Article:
Reducing heat demand in UK cities: Using complexity science to enable effective decision-making

Lead Research Organisation: University of Leeds
Department Name: Chemical and Process Engineering

Abstract

Almost half (46%) of the final energy consumed in the UK is used to provide heat; this demand is currently largely met through burning fossil fuels. As a result, over a third of the UK's greenhouse gas emissions are directly attributable to heat-related activities. This brings the need to balance key national objectives, including reducing carbon emissions and providing a secure and affordable supply of heat to UK homes and businesses (the "energy trilemma"). Addressing these challenges will require new ways of reducing end-use heat demand and promoting energy efficiency, and the integration of technologies into existing city infrastructure that decarbonise heating and cooling or provide a means of storing heat. The reduction of heat demand is therefore closely linked both to alternative technologies and to business and governance models. As a result, the interactions between social and technical elements of the system need to be more thoroughly understood. Heat demand reduction that works with rather than against people and organisations, enabling heat technologies to be designed and deployed effectively and with maximum impact, is vital if the UK is to meet the 2050 target of an 80% reduction in CO2 emissions whilst providing affordable warmth to those already in fuel poverty or likely to become so as energy prices rise.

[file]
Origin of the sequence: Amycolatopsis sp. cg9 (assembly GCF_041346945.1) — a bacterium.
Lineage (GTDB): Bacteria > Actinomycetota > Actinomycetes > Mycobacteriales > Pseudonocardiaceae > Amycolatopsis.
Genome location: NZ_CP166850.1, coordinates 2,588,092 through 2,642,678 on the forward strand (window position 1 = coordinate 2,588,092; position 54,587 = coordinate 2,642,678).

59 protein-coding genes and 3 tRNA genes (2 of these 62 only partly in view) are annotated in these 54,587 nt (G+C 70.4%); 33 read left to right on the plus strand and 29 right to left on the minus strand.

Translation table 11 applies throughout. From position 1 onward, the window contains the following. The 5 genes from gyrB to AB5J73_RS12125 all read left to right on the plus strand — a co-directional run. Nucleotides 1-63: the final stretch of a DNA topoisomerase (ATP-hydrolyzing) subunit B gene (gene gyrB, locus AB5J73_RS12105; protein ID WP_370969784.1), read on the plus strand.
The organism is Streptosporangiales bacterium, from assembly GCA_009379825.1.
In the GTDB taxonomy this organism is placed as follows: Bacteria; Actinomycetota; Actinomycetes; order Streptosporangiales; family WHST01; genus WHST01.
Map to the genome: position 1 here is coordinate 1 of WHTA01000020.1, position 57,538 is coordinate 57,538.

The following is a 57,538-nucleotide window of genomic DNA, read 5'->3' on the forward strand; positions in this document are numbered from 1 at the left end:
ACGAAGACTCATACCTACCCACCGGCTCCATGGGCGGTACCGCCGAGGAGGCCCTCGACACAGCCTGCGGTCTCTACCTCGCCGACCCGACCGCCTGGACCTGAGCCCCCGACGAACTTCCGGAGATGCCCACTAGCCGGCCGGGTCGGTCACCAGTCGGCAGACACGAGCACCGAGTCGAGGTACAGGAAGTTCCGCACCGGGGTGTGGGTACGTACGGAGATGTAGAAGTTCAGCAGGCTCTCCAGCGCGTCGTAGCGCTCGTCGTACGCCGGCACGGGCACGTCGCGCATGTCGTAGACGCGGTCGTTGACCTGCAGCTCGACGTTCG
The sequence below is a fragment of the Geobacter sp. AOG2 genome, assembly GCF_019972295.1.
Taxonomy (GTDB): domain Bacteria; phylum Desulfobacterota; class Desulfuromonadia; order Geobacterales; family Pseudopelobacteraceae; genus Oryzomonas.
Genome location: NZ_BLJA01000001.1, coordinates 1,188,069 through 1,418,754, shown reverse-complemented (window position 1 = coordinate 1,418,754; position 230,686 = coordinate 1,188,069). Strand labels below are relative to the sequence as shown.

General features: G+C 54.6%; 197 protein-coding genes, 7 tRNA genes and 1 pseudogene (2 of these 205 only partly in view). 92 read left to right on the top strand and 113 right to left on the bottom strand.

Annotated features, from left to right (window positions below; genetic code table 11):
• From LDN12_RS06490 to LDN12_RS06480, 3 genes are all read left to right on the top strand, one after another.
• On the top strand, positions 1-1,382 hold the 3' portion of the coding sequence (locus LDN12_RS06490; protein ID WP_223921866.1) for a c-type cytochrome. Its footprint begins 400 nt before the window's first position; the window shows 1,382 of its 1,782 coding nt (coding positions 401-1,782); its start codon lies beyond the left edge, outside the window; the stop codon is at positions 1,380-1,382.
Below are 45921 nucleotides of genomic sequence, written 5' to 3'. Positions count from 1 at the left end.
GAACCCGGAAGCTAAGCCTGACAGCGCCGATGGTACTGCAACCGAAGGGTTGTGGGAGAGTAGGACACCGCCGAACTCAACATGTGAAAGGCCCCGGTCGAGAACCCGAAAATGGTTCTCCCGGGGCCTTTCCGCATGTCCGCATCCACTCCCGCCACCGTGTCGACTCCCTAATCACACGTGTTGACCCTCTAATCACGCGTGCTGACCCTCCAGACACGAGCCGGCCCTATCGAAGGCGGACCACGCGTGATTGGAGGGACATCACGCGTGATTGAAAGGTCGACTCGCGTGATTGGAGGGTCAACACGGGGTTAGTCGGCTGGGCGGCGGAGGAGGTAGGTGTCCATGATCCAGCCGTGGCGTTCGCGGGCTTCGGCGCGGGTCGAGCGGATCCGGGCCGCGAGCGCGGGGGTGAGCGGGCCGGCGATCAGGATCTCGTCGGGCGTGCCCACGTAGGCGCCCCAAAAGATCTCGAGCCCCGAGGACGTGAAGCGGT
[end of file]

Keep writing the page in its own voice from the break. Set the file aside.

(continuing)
This fellowship project aims to develop tools that will enable local authorities and other key city stakeholders to make effective decisions for the reduction of heat demand. The approach to achieving a significant reduction in heat demand needs to be twofold: (1) efficient delivery of heat services (as an alternative to the point-of-use burning of gas in boilers) through district heat networks linked to low-carbon technologies such as combined heat and power (CHP) or energy from waste, and (2) an increased uptake of energy-efficient and low-carbon heating technologies such as insulation, heat pumps and solar thermal in the domestic sector. Neither of these has the potential to deliver a low-carbon future in isolation; instead, both must work in concert. The proposed research will consider how (1) and (2) interact.

The intention is that these tools will be used to analyse potential end-use heat demand reduction strategies and specific interventions that could be implemented by the public and/or private sector in the city energy system. Potential interventions can encompass different approaches by local and central government and can range from the primarily technological, e.g. use of low-carbon heat technologies in council-owned estates, to the primarily policy-based, e.g. supplementary planning guidance on connections to heat networks.

Novel approaches to modelling complex systems will be used that will deliver a better understanding of how the different aspects of the city-level heat system are linked. The whole system encompasses technologies, institutional and governance arrangements, the environment, the behaviours of individuals, and business models. Each aspect will be influenced by the others and so, in order to identify successful actions a local authority may take, the emergent behaviour of the whole system must be explored.

The research will be conducted at the Centre for Integrated Energy Research at the University of Leeds, which provides an interdisciplinary environment. As a result the research will include input from academics working in engineering, energy policy and modelling. In-depth engagement will also be undertaken with practitioners from project partners in local government and industry and stakeholders across the heat sector.